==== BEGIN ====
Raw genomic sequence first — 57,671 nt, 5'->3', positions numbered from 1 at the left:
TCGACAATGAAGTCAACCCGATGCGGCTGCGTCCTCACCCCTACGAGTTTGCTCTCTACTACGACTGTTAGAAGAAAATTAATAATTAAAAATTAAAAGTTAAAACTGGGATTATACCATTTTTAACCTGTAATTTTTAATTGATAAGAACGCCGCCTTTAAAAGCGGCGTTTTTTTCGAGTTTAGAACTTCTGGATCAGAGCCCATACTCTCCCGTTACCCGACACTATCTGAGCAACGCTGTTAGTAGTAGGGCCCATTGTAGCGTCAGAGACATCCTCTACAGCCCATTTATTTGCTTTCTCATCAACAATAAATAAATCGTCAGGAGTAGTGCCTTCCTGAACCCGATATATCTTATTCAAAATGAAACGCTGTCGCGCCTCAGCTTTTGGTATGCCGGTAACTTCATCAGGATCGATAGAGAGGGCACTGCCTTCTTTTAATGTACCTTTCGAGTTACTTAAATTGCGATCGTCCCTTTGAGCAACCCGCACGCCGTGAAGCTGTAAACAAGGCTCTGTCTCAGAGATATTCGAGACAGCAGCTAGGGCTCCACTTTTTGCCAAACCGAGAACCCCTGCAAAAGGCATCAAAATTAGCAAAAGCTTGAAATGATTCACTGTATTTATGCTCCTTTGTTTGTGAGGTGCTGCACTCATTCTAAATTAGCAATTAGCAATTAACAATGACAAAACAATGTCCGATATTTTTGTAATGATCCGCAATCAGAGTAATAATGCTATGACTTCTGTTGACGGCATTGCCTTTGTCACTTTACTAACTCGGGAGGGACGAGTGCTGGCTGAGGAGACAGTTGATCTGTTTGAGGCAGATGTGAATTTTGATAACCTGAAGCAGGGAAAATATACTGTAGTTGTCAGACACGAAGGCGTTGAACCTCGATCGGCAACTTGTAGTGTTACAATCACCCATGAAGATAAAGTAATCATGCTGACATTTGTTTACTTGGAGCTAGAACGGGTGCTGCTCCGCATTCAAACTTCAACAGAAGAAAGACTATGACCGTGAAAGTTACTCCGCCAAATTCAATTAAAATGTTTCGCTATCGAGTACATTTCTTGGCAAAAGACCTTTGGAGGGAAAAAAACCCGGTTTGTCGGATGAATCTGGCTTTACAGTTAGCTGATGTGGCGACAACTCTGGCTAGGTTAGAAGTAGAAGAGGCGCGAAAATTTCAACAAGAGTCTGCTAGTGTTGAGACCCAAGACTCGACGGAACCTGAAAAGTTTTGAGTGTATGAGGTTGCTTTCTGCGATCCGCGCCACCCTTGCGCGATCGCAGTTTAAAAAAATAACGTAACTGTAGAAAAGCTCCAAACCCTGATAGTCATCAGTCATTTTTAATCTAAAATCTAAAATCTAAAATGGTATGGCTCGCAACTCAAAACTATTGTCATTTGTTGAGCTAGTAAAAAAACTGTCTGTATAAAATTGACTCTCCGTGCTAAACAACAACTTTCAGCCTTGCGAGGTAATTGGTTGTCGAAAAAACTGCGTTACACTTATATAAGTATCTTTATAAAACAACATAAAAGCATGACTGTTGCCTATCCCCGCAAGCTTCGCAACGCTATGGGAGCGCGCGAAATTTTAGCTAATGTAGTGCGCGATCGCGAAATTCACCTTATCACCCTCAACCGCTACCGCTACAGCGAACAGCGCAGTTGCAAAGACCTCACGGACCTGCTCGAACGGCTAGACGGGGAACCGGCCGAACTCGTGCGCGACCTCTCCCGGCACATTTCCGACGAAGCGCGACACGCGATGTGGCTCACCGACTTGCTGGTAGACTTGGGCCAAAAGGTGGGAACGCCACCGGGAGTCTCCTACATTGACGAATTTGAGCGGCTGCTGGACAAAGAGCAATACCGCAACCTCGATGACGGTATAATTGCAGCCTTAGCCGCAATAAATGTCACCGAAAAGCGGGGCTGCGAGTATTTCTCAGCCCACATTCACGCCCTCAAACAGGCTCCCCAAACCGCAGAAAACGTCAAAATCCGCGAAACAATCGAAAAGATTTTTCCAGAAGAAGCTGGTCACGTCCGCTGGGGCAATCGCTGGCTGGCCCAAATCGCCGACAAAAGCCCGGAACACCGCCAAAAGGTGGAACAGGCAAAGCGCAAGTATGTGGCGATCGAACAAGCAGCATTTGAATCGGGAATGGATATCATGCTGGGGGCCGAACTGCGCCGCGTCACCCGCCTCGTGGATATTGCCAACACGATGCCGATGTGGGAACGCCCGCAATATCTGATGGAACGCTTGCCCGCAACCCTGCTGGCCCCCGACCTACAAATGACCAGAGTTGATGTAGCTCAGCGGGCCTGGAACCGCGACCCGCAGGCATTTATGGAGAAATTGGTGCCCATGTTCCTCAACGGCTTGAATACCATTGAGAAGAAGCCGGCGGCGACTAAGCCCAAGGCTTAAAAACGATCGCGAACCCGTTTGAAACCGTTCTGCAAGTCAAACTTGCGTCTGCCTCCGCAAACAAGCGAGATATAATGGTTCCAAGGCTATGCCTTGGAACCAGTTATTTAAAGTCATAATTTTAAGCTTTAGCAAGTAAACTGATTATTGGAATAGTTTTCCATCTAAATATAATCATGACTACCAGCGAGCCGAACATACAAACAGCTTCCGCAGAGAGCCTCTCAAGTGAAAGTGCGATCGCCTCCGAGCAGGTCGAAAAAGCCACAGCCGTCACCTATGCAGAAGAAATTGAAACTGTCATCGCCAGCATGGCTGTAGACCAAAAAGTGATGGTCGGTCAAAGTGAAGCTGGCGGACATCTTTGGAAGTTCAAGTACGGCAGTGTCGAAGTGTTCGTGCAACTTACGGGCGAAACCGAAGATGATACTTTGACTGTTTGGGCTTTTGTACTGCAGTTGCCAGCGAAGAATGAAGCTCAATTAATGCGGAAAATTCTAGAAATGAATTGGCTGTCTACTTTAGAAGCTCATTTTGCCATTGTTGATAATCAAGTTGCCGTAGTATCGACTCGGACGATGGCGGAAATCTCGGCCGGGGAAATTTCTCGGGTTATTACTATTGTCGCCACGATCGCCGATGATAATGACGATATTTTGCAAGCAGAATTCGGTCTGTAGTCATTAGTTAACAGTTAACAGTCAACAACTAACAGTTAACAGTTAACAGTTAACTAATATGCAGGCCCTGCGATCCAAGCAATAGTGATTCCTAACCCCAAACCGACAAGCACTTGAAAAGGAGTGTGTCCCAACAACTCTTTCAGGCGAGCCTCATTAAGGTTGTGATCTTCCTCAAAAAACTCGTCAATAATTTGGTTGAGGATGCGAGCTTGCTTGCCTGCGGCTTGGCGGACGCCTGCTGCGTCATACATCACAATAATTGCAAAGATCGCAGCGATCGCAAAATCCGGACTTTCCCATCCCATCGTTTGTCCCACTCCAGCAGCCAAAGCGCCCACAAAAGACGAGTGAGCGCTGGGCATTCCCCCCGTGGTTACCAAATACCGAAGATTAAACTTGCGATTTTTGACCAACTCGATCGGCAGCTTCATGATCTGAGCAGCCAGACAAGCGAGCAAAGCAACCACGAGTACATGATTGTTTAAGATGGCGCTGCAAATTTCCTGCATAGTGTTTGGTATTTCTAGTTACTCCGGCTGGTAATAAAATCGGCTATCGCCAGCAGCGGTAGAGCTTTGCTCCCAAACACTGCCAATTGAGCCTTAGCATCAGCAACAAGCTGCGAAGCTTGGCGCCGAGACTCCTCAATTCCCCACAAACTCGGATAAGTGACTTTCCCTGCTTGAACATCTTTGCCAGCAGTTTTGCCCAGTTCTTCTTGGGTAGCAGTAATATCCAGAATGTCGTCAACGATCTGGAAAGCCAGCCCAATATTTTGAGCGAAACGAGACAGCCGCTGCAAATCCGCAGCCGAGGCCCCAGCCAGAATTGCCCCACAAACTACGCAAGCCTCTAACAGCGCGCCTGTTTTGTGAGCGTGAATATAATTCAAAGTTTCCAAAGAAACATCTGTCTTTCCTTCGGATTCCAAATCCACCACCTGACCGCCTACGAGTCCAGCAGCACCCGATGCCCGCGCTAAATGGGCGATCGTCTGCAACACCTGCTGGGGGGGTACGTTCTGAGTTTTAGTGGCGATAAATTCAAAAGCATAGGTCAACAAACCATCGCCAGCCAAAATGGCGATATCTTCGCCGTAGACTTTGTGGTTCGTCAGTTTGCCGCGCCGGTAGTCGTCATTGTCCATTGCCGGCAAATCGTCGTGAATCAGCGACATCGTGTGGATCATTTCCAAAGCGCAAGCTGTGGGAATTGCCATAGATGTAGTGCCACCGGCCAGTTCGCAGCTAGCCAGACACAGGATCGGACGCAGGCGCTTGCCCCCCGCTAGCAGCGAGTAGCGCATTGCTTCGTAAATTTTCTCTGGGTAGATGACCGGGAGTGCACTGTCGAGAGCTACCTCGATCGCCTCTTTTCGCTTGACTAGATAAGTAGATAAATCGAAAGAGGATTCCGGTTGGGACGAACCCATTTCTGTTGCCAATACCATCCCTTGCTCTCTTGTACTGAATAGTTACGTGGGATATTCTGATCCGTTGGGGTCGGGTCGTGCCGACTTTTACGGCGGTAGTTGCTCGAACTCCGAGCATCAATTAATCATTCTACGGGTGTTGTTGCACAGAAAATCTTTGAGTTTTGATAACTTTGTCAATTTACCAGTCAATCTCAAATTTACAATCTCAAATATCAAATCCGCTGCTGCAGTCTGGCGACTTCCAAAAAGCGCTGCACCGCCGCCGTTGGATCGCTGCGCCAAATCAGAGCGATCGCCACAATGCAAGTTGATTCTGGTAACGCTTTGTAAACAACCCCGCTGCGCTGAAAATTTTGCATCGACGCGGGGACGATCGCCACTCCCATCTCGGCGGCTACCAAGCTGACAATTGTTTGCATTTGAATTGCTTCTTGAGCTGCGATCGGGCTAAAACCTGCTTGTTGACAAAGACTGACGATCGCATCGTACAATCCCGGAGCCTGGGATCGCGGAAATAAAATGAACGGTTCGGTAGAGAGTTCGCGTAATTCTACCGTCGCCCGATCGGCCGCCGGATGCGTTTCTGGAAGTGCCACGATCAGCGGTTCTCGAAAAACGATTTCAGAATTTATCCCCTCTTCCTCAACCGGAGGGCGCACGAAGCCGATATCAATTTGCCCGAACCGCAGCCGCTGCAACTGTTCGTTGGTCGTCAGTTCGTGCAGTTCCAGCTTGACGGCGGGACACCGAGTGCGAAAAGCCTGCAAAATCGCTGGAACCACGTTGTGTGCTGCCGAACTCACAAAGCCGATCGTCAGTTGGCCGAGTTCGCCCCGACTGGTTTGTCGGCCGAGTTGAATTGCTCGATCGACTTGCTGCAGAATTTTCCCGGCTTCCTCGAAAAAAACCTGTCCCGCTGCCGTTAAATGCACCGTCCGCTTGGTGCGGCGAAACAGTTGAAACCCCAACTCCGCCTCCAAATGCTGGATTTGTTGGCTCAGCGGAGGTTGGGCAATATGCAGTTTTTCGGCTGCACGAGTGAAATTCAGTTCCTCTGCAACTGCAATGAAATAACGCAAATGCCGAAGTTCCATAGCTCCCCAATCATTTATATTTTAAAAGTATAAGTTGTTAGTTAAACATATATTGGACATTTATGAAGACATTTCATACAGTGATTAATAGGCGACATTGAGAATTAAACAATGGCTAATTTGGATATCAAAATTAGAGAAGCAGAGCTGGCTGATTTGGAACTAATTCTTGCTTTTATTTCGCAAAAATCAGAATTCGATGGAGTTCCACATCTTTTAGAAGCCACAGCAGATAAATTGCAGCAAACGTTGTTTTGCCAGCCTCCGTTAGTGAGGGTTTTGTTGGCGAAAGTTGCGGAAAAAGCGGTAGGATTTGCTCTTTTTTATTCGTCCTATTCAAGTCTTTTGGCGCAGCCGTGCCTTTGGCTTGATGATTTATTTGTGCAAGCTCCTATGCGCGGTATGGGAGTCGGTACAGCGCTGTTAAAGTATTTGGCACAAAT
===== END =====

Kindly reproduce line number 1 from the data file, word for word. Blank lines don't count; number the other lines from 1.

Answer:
Raw genomic sequence first — 57,671 nt, 5'->3', positions numbered from 1 at the left: